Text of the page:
fn their love: they can not do enouirh to nrove thir kindnpsa ' Anrf- whan
they have done all, and .have been at no. pains to secure their own position,
they reaJtee-'-that: they -hiw. crwd through- excess of generosity shewn toward
t-lxichelors. , . v
Police Officer Shot,
Charlotte, Special.; Rural Officer S.
33. Cole, of Belmont Park, was killed
Sunday afternoon at half-past 5 o'clock
(Lnegro, Will Springs. The homicide
was committea at the rallroad crossing
near Sugar; Creek church and within
200 yards of Zioh negro church. Mr.
Cole's-son-inTlaw, Mr. H. B. Nabors, a
machinist at Liddell's, was there and
was shot also.' Ho wt seriously he was
wounded does not yet appear; it seems
though, thathe is not much hurt Mr
Cole was attempting the arrest of a
negro for the .larceny of a bicycle be
longing to another negro.
' Increased Wages For Thousands. "
Pittsburg, Special. According to in
formation from a reliable " source the
United .States Steel Corporation shows5
at the end of the quarter finished Sat
urday an increase of nearly $2,000,000
over the September o;uarter. With the
resumption of : work next Tuesday tne
wages of pver 100,000 men win be increased.
Brownlow Gets Nomination.
. ' , .
Nashville, Tenn., Special. Republi
cans of the State Legislature, In joint
caucus have nominated Hon. Walter P.
Brownlow, representative in Congress
from the first district, as their candi
date for the United States senatorship.
The Legislature is overwhelmingly
Democratic and Senator William ; B.
Bate will succeed himself."
Torpedo Boats Leave.
Chefoo, y Cable. Monday morning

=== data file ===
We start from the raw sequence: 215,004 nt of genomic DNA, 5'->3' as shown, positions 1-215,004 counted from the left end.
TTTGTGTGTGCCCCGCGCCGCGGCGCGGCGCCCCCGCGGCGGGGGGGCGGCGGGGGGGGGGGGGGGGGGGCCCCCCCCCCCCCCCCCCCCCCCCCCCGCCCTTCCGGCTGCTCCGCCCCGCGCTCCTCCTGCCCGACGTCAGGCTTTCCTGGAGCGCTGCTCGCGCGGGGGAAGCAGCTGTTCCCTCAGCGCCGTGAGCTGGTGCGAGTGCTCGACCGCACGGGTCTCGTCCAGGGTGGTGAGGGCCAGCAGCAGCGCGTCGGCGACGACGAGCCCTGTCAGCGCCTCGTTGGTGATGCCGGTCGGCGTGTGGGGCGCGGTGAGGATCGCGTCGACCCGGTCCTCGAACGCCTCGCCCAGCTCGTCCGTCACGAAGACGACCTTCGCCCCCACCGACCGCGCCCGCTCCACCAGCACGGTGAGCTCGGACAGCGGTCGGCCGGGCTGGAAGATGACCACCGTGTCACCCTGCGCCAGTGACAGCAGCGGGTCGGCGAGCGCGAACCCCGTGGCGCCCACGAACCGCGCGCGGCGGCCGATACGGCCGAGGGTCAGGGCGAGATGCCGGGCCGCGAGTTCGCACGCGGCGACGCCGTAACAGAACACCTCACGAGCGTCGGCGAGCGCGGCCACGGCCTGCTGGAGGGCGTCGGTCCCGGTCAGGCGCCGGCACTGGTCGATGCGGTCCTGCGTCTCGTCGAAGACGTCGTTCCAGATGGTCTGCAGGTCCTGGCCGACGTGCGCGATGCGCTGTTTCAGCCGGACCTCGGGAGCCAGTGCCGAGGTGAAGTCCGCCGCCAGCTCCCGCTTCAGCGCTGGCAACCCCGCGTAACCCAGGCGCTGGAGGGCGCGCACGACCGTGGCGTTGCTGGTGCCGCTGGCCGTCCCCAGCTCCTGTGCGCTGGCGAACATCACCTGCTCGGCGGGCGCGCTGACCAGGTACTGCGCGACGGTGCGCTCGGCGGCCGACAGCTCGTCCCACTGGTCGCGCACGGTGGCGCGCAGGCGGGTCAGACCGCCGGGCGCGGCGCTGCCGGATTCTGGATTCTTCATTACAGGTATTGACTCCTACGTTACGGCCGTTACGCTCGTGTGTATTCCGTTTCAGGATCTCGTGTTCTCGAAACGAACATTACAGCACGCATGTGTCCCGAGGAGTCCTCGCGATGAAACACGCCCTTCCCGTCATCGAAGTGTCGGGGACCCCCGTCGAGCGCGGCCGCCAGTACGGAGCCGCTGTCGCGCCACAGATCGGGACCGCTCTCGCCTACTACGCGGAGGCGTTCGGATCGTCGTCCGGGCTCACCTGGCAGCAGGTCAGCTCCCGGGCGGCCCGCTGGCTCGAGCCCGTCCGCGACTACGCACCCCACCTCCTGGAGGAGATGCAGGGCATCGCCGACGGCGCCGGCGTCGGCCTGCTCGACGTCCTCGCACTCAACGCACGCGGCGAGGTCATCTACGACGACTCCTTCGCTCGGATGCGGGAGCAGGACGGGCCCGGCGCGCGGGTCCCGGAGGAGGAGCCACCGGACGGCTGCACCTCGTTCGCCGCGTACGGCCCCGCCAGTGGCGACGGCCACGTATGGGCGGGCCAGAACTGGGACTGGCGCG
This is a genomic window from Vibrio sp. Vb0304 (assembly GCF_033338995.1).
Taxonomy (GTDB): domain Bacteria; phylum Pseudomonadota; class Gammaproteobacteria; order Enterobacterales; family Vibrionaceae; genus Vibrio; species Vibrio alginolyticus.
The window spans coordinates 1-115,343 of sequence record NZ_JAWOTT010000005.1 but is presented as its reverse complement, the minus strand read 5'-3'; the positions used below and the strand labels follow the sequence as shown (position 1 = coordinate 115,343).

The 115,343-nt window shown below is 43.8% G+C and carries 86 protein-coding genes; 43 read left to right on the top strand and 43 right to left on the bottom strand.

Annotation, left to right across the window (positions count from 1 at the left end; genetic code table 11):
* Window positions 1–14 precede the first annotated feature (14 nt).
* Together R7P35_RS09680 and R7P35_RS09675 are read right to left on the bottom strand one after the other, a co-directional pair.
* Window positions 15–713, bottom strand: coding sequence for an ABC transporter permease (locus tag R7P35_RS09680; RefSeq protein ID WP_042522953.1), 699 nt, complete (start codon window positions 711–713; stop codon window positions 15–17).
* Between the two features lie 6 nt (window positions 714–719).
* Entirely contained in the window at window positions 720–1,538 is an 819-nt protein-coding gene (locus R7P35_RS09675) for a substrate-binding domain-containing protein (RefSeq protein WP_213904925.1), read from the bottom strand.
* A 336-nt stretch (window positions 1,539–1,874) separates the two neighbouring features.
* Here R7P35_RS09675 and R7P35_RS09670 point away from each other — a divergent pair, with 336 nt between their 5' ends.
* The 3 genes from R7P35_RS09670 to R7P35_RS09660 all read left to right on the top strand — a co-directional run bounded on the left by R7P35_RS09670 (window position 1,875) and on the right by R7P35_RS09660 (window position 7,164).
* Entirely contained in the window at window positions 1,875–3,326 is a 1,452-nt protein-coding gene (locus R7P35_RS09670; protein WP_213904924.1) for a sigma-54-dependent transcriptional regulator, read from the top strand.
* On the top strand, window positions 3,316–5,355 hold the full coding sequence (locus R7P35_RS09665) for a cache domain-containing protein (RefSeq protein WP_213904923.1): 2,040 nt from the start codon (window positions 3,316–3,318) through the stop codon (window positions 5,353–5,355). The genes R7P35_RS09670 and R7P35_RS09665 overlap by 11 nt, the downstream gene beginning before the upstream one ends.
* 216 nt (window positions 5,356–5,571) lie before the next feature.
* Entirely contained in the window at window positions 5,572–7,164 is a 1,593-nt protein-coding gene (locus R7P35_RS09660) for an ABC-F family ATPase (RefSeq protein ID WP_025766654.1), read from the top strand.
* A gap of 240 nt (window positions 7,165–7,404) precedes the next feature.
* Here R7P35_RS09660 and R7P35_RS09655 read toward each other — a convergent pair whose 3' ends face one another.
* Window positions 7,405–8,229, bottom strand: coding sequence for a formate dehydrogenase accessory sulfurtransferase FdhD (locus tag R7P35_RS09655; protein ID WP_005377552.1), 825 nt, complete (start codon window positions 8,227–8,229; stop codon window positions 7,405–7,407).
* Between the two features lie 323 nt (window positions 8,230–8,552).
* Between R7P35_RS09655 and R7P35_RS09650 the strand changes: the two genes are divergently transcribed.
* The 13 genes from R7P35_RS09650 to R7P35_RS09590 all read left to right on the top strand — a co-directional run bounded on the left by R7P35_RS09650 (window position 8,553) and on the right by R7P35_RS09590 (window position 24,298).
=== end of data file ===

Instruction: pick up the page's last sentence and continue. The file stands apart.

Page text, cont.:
tussian torpedo launches from
Port Arthur arrived here. There are
seyen Japanese torpedo boat destroyers
in the harbor.
Dr. phadwlck Not Arrested.
New York,' Special. Dr. Leroy S.
Cbadwick, husband of Cassie L. Chad
wick, arrived . in this country Satui4
day on the steamship Pretoria, ran the
gauntlet of big crowds which had wait
ed for hours to see nim, was haled to
Hoboken police headquarters and to
the recorder's court, and finally left
for Cleveland, not as a prisoner, but as
the guest of Sheriff . Barry,; who. had
come from Ohio- with a warrant for
the doctor's "arrestv which he : did not
serve. - 1 .
Stoessel Named Terms. v
Washington,' Special.The Japanese
legation received a cablegram from To
kio, saying that the negotiations ' for
the surrender- of Port Arthur had been
concluded and-that details of the terms
of surrender would be cabled later. The
cablegram said the - articles of capitu
lation were concluded at 4,o'clock Hon
aay evening. The advices received at
the Japanese legation say that Gen
ei ai in ogi acceptea tne terms' or sur-
J render proposed by General Stoessel.
st of -army
es and rank
a list of
of their re-
All Russians Taken Pris6ners, the Of
ficers Being Paroled-T-AU Forts and
. War Materials r to befTurned Over
to the Japanese Army. . S
Tokio, By Cable!--A telegram, from.
General NogTiving the text of the
captulation convention , was received
Tuesday afternoon. It is as follows: K
"Article. l.-rAU Russian soldiers,
marines, volunteers, also government
officials at the garrison and harbor, of
Port Arthur, are taken prisoners. -
"Article 2. All forts, batteries, war
ships, other ships . and boats, arms,
ammunition, horses," all materials for"
hostile use, government buildings and
all "objects belonging to the Russian
government shall be transferred to the
Japanese - army Jn -.their existing con
dition. . - ' .
"Article S. On the preceedlng two
conditions being assented to, as a guar
antee for the fulfillment thereof the